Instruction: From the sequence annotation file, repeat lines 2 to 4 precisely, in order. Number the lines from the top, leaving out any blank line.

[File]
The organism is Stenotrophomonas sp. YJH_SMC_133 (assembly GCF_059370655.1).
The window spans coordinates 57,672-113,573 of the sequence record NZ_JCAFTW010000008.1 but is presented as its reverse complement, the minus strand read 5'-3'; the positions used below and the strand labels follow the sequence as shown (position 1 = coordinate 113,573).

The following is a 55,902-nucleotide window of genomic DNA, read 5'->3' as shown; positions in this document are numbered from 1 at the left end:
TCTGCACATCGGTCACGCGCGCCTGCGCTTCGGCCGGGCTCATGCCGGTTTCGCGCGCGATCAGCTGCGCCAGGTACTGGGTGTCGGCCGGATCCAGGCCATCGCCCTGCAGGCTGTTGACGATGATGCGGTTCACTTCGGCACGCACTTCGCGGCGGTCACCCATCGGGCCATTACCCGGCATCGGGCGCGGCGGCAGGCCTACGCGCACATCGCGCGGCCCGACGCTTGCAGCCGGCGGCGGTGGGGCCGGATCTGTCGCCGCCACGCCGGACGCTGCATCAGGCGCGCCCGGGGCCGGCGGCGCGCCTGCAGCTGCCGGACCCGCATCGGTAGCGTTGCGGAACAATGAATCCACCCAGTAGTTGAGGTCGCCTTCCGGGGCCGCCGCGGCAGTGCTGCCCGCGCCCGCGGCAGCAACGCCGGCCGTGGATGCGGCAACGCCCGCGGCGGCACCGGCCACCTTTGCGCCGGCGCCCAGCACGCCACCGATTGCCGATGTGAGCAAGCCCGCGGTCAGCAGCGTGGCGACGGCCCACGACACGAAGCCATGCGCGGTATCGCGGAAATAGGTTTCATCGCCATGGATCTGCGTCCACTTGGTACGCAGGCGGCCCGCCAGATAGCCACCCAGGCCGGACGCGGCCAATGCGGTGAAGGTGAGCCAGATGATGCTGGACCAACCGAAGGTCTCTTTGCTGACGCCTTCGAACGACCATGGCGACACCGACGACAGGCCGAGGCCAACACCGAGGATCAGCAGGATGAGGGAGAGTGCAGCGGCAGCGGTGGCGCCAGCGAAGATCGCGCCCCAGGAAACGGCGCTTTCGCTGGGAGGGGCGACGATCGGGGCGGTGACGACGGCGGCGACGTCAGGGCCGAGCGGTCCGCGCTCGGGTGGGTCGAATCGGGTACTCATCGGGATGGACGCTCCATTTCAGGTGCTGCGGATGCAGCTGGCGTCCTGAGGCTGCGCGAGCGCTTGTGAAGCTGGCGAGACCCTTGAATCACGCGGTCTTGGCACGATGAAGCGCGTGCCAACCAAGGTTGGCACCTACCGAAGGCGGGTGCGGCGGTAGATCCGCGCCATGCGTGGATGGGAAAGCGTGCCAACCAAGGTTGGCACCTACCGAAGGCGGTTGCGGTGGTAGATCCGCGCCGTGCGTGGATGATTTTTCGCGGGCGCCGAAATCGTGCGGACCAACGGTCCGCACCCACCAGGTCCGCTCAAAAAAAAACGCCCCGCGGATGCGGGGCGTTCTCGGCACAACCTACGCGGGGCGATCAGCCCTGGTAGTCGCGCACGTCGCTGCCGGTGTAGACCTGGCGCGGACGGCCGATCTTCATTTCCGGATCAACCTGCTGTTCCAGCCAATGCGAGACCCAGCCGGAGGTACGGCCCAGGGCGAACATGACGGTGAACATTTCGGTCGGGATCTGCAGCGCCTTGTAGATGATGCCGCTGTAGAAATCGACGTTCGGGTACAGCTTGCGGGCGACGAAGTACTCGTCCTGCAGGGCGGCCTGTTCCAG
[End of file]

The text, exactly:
The window spans coordinates 57,672-113,573 of the sequence record NZ_JCAFTW010000008.1 but is presented as its reverse complement, the minus strand read 5'-3'; the positions used below and the strand labels follow the sequence as shown (position 1 = coordinate 113,573).

The following is a 55,902-nucleotide window of genomic DNA, read 5'->3' as shown; positions in this document are numbered from 1 at the left end:
TCTGCACATCGGTCACGCGCGCCTGCGCTTCGGCCGGGCTCATGCCGGTTTCGCGCGCGATCAGCTGCGCCAGGTACTGGGTGTCGGCCGGATCCAGGCCATCGCCCTGCAGGCTGTTGACGATGATGCGGTTCACTTCGGCACGCACTTCGCGGCGGTCACCCATCGGGCCATTACCCGGCATCGGGCGCGGCGGCAGGCCTACGCGCACATCGCGCGGCCCGACGCTTGCAGCCGGCGGCGGTGGGGCCGGATCTGTCGCCGCCACGCCGGACGCTGCATCAGGCGCGCCCGGGGCCGGCGGCGCGCCTGCAGCTGCCGGACCCGCATCGGTAGCGTTGCGGAACAATGAATCCACCCAGTAGTTGAGGTCGCCTTCCGGGGCCGCCGCGGCAGTGCTGCCCGCGCCCGCGGCAGCAACGCCGGCCGTGGATGCGGCAACGCCCGCGGCGGCACCGGCCACCTTTGCGCCGGCGCCCAGCACGCCACCGATTGCCGATGTGAGCAAGCCCGCGGTCAGCAGCGTGGCGACGGCCCACGACACGAAGCCATGCGCGGTATCGCGGAAATAGGTTTCATCGCCATGGATCTGCGTCCACTTGGTACGCAGGCGGCCCGCCAGATAGCCACCCAGGCCGGACGCGGCCAATGCGGTGAAGGTGAGCCAGATGATGCTGGACCAACCGAAGGTCTCTTTGCTGACGCCTTCGAACGACCATGGCGACACCGACGACAGGCCGAGGCCAACACCGAGGATCAGCAGGATGAGGGAGAGTGCAGCGGCAGCGGTGGCGCCAGCGAAGATCGCGCCCCAGGAAACGGCGCTTTCGCTGGGAGGGGCGACGATCGGGGCGGTGACGACGGCGGCGACGTCAGGGCCGAGCGGTCCGCGCTCGGGTGGGTCGAATCGGGTACTCATCGGGATGGACGCTCCATTTCAGGTGCTGCGGATGCAGCTGGCGTCCTGAGGCTGCGCGAGCGCTTGTGAAGCTGGCGAGACCCTTGAATCACGCGGTCTTGGCACGATGAAGCGCGTGCCAACCAAGGTTGGCACCTACCGAAGGCGGGTGCGGCGGTAGATCCGCGCCATGCGTGGATGGGAAAGCGTGCCAACCAAGGTTGGCACCTACCGAAGGCGGTTGCGGTGGTAGATCCGCGCCGTGCGTGGATGATTTTTCGCGGGCGCCGAAATCGTGCGGACCAACGGTCCGCACCCACCAGGTCCGCTCAAAAAAAAACGCCCCGCGGATGCGGGGCGTTCTCGGCACAACCTACGCGGGGCGATCAGCCCTGGTAGTCGCGCACGTCGCTGCCGGTGTAGACCTGGCGCGGACGGCCGATCTTCATTTCCGGATCAACCTGCTGTTCCAGCCAATGCGAGACCCAGCCGGAGGTACGGCCCAGGGCGAACATGACGGTGAACATTTCGGTCGGGATCTGCAGCGCCTTGTAGATGATGCCGCTGTAGAAATCGACGTTCGGGTACAGCTTGCGGGCGACGAAGTACTCGTCCTGCAGGGCGGCCTGTTCCAG